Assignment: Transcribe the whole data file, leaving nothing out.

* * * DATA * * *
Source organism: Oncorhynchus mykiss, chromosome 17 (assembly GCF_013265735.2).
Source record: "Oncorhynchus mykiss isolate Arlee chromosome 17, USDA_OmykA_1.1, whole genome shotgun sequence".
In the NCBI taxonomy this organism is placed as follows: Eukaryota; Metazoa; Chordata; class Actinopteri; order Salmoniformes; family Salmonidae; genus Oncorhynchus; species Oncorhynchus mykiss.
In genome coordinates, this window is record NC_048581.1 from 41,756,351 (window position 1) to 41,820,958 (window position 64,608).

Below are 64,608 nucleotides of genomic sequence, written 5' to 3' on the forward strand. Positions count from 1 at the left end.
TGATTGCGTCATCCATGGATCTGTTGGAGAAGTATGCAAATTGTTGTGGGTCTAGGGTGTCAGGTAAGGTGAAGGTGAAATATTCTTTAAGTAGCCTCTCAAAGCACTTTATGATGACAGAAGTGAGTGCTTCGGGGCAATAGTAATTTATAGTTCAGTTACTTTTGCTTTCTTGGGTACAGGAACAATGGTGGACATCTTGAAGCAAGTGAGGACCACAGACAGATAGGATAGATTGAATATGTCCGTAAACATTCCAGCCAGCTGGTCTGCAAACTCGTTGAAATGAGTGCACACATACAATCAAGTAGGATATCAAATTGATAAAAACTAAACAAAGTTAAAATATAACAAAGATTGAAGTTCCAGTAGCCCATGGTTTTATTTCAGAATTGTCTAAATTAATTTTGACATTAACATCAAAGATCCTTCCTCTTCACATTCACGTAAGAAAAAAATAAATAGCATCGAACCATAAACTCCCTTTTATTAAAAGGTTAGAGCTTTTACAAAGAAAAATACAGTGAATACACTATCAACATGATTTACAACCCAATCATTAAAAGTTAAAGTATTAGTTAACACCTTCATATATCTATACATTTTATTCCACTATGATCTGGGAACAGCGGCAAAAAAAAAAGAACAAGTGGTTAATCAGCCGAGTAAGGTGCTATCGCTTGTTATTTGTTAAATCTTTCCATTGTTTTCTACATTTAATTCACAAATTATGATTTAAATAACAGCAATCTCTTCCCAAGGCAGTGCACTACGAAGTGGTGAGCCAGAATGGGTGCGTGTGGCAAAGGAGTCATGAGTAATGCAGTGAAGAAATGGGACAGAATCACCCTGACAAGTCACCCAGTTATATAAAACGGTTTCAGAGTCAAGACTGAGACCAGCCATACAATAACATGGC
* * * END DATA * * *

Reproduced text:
Source organism: Oncorhynchus mykiss, chromosome 17 (assembly GCF_013265735.2).
Source record: "Oncorhynchus mykiss isolate Arlee chromosome 17, USDA_OmykA_1.1, whole genome shotgun sequence".
In the NCBI taxonomy this organism is placed as follows: Eukaryota; Metazoa; Chordata; class Actinopteri; order Salmoniformes; family Salmonidae; genus Oncorhynchus; species Oncorhynchus mykiss.
In genome coordinates, this window is record NC_048581.1 from 41,756,351 (window position 1) to 41,820,958 (window position 64,608).

Below are 64,608 nucleotides of genomic sequence, written 5' to 3' on the forward strand. Positions count from 1 at the left end.
TGATTGCGTCATCCATGGATCTGTTGGAGAAGTATGCAAATTGTTGTGGGTCTAGGGTGTCAGGTAAGGTGAAGGTGAAATATTCTTTAAGTAGCCTCTCAAAGCACTTTATGATGACAGAAGTGAGTGCTTCGGGGCAATAGTAATTTATAGTTCAGTTACTTTTGCTTTCTTGGGTACAGGAACAATGGTGGACATCTTGAAGCAAGTGAGGACCACAGACAGATAGGATAGATTGAATATGTCCGTAAACATTCCAGCCAGCTGGTCTGCAAACTCGTTGAAATGAGTGCACACATACAATCAAGTAGGATATCAAATTGATAAAAACTAAACAAAGTTAAAATATAACAAAGATTGAAGTTCCAGTAGCCCATGGTTTTATTTCAGAATTGTCTAAATTAATTTTGACATTAACATCAAAGATCCTTCCTCTTCACATTCACGTAAGAAAAAAATAAATAGCATCGAACCATAAACTCCCTTTTATTAAAAGGTTAGAGCTTTTACAAAGAAAAATACAGTGAATACACTATCAACATGATTTACAACCCAATCATTAAAAGTTAAAGTATTAGTTAACACCTTCATATATCTATACATTTTATTCCACTATGATCTGGGAACAGCGGCAAAAAAAAAAGAACAAGTGGTTAATCAGCCGAGTAAGGTGCTATCGCTTGTTATTTGTTAAATCTTTCCATTGTTTTCTACATTTAATTCACAAATTATGATTTAAATAACAGCAATCTCTTCCCAAGGCAGTGCACTACGAAGTGGTGAGCCAGAATGGGTGCGTGTGGCAAAGGAGTCATGAGTAATGCAGTGAAGAAATGGGACAGAATCACCCTGACAAGTCACCCAGTTATATAAAACGGTTTCAGAGTCAAGACTGAGACCAGCCATACAATAACATGGC